465 device 00:0A:0B:0C:0D:0E;
466
467 }
468 </pre>
469
470 <p>
471 After configuring RFCOMM, we can connect to any device. Since we've made the
472 required settings to the <path>/etc/bluetooth/rfcomm.conf</path> file, we just
473 issue the command shown below. In case you've not made changes to the config
474 file, an alternative method is also shown in the code listing that follows
475 </p>
476
477 <pre caption="Establishing an RFCOMM connection">
478 <comment>(The 0 refers to the rfcomm0 in the config file)</comment>
479 # <i>rfcomm connect 0 </i>
480 Connected /dev/rfcomm0 to 00:0A:0B:0C:0D:0E on channel 1
481 Press CTRL-C for hangup
482
483 <comment>(If you did not edit /etc/bluetooth/rfcomm.conf)</comment>
484 # <i>rfcomm connect 0 00:0A:0B:0C:0D:0E 1</i>
485 Connected /dev/rfcomm0 to 00:0F:DE:69:50:24 on channel 1
486 Press CTRL-C for hangup
487 </pre>
488
489 <p>
490 The first parameter after the connect command is the RFCOMM TTY device node
491 that will be used (usually 0). The second parameter is the MAC address of the
492 remote device. The third parameter is optional and specifies the channel to be
493 used. Please, note that in order to connect to a device, that device must be
494 listening for incoming connections. To do that, we have to explicitly tell it
495 to listen. We can cancel the communication at any moment by just hitting
496 CTRL+C.
497 </p>
498
499 <pre caption="Listening for incoming RFCOMM connections">
500 # <i>rfcomm listen 0 1</i>
501 Waiting for connection on channel 1
502 </pre>
503
504 <p>
505 In a similar way to the connect command, the listen command can receive two
506 parameters. The first one explicits the RFCOMM TTY device node (usually 0) that
507 will be used to accept a connection, while the second is the channel that will
508 be used.
509 </p>
510
511 <p>
512 Each time you call the <c>rfcomm</c> command, you can also specify the physical
513 device you want to use. Below you can see a small example specifiying the
514 physical device on the above two commands.
515 </p>
516
517 <pre caption="RFCOMM connections specifying physical device">
518 # <i>rfcomm -i hci0 listen 0 1</i>
519 Waiting for connection on channel 1
520 <comment>(To listen to a determined device) </comment>
521 # <i>rfcomm -i hci0 connect 0 00:0A:0B:0C:0D:0E 1</i>
522 <comment>(To use a determined device when connecting to another one)</comment>
523 </pre>
524
525 </body>
526 </section>
527 <section>
528 <title>Setting up a Personal Area Network (PAN)</title>
529 <body>
530
531 <note>
532 Please note that setting up a Personal Area Network is optional. This section
533 describes how to set up and connect to a Network Access Point, though setting
534 up a Group Ad-Hoc Network follows a similar way.
535 </note>
536
537 <p>
538 First of all, we need the <c>bnep</c> module loaded. And probably we want it
539 loaded each time the computer starts.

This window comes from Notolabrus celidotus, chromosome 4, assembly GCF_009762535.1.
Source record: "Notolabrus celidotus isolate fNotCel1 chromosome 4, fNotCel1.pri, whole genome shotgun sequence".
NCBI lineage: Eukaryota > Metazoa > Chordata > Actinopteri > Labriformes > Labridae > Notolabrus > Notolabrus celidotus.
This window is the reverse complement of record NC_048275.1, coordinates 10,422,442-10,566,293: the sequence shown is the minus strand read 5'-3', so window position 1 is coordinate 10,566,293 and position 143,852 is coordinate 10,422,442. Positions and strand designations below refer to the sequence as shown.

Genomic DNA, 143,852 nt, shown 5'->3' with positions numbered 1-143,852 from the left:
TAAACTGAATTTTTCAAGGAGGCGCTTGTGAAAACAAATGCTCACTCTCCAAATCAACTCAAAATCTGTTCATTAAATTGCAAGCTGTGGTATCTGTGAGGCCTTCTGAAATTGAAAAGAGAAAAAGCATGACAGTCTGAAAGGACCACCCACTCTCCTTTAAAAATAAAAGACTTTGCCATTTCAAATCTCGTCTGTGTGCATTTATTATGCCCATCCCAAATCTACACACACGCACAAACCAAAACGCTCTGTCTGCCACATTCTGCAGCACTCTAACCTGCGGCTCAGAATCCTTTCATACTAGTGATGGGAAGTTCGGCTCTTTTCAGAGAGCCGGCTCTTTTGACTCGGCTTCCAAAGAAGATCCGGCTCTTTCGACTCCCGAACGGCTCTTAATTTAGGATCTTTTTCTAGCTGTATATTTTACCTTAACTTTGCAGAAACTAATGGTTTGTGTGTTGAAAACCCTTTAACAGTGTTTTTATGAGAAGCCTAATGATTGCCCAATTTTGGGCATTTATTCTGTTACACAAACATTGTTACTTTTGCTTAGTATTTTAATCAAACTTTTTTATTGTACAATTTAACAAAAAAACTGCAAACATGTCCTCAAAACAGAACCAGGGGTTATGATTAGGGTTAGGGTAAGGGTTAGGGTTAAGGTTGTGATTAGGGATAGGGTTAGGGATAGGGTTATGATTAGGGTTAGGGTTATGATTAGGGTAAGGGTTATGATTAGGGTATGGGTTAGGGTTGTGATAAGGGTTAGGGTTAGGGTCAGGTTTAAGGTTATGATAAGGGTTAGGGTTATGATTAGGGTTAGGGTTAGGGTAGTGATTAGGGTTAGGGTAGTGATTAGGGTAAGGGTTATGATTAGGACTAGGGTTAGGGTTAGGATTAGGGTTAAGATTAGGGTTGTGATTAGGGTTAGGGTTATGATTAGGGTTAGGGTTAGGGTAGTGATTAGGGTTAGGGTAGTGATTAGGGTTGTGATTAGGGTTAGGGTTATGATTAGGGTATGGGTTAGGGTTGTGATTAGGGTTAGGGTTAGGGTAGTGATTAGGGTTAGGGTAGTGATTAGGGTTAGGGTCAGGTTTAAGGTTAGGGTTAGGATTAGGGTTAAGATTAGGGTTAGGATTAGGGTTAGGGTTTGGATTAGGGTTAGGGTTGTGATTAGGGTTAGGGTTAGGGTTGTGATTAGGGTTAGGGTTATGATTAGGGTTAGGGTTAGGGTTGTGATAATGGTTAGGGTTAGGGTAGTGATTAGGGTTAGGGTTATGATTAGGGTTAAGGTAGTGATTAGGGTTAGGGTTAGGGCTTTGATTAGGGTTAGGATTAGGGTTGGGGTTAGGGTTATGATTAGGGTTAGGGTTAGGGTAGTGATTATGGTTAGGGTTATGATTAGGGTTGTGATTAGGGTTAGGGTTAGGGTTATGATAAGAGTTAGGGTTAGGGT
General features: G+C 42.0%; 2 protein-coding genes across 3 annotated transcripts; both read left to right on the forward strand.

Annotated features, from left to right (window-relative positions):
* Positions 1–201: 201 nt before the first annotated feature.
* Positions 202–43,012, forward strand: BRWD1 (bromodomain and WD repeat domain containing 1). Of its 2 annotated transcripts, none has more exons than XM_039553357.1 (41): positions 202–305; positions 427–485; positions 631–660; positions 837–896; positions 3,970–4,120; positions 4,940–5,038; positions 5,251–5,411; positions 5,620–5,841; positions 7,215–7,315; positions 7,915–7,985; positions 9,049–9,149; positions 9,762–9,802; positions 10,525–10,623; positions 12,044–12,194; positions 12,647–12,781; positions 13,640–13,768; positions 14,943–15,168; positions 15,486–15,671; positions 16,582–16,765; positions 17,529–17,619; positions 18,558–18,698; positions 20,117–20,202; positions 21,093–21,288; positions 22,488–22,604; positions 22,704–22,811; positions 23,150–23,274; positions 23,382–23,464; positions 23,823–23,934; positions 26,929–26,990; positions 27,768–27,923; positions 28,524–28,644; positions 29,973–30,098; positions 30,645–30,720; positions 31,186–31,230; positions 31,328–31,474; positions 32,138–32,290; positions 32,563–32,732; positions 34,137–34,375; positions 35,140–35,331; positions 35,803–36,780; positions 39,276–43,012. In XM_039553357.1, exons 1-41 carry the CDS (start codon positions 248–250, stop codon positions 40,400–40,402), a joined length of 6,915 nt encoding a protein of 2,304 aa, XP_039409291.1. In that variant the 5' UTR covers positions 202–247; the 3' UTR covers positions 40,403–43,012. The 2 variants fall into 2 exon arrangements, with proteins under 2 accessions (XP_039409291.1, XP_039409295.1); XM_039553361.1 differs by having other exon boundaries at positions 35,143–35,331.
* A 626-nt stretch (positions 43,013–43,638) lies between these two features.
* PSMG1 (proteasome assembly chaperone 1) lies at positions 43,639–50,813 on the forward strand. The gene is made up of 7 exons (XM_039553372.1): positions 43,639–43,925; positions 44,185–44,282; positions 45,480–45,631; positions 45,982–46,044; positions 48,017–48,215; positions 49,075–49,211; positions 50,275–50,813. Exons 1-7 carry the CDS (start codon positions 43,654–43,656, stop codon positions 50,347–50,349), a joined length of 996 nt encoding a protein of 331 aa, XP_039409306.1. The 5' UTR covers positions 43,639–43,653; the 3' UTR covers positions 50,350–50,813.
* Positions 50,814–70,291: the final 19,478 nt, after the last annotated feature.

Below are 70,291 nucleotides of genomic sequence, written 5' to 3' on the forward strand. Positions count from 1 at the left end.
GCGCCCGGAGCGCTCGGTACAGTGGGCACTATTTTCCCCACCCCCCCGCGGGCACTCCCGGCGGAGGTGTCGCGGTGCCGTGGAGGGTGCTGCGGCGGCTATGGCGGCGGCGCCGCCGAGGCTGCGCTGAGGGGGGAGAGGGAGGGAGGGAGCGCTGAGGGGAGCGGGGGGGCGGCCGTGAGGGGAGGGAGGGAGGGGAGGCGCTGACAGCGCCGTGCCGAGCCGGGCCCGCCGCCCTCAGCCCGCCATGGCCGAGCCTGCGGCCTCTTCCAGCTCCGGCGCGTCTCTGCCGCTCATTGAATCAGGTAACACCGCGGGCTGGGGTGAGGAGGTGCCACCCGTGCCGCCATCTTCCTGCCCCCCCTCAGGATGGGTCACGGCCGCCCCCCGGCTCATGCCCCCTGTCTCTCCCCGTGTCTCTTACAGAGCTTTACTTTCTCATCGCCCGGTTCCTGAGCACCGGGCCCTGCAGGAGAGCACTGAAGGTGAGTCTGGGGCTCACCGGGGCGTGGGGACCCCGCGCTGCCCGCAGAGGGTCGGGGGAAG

540 </p>
541
542 <pre caption="Loading the bnep module">
543 # <i>modprobe bnep</i>
544 # <i>echo "bnep" &gt;&gt; /etc/modules.autoload.d/kernel-2.6</i>
545 </pre>
546
547 <p>
548 We have to start the <c>pand</c> daemon in the host that will provide the NAP.
549 We'll have to specify that we want to provide a NAP service and that this host
550 will be the master, thus the other hosts that connect to it, the slaves.
551 Another possible service is GN (Group ad-hoc Network).
552 </p>
553
554 <pre caption="Running the pand daemon">
555 # <i>pand --listen --role NAP --master --autozap</i>
556 </pre>
557
558 <p>
559 After doing that, we have a host listening, so the rest of hosts just have to
560 connect to that one.
561 </p>
562
563 <pre caption="Connecting to the Network Access Point">
564 # <i>pand --connect 00:0A:0B:0C:0D:0E --service NAP --autozap</i>
565 </pre>
566
567 <p>
568 If everything went fine, we can now configure the IP addresses of our hosts.
569 </p>
570
571 <pre caption="bnep IP address configuration">
572 host0 #<i> ifconfig bnep0 192.168.2.1</i>
573 host1 #<i> ifconfig bnep0 192.168.2.2</i>
574
575 host0 #<i> ifconfig bnep0</i>
576 bnep0 Link encap:Ethernet HWaddr 00:0A:0B:0C:0D:0E
577 inet addr:192.168.2.1 Bcast:192.168.2.255 Mask:255.255.255.0
578 inet6 addr: fe80::210:60ff:fea3:cb41/64 Scope:Link
579 UP BROADCAST RUNNING MULTICAST MTU:1500 Metric:1
580 RX packets:0 errors:0 dropped:0 overruns:0 frame:0
581 TX packets:5 errors:0 dropped:0 overruns:0 carrier:0
582 collisions:0 txqueuelen:1000
583 RX bytes:208 (208.0 b) TX bytes:188 (188.0 b)
584
585 host1 #<i> ifconfig bnep0</i>
586 bnep0 Link encap:Ethernet HWaddr 00:01:02:03:04:05
587 inet addr:192.168.2.2 Bcast:192.168.2.255 Mask:255.255.255.0
588 inet6 addr: fe80::210:60ff:fea2:dd2a/64 Scope:Link
589 UP BROADCAST RUNNING MULTICAST MTU:1500 Metric:1
590 RX packets:0 errors:0 dropped:0 overruns:0 frame:0
591 TX packets:5 errors:0 dropped:0 overruns:0 carrier:0
592 collisions:0 txqueuelen:1000
593 RX bytes:208 (208.0 b) TX bytes:188 (188.0 b)
594 </pre>
595
596 <p>
597 Finally, we can do a simple test to see that the network is working fine.
598 </p>
599
600 <pre caption="IP ping between bnep interfaces">
601 host1 #<i> ping 192.168.2.1</i>
602 PING 192.168.2.1 (192.168.2.1) 56(84) bytes of data.
603 64 bytes from 192.168.2.1: icmp_seq=1 ttl=64 time=34.0 ms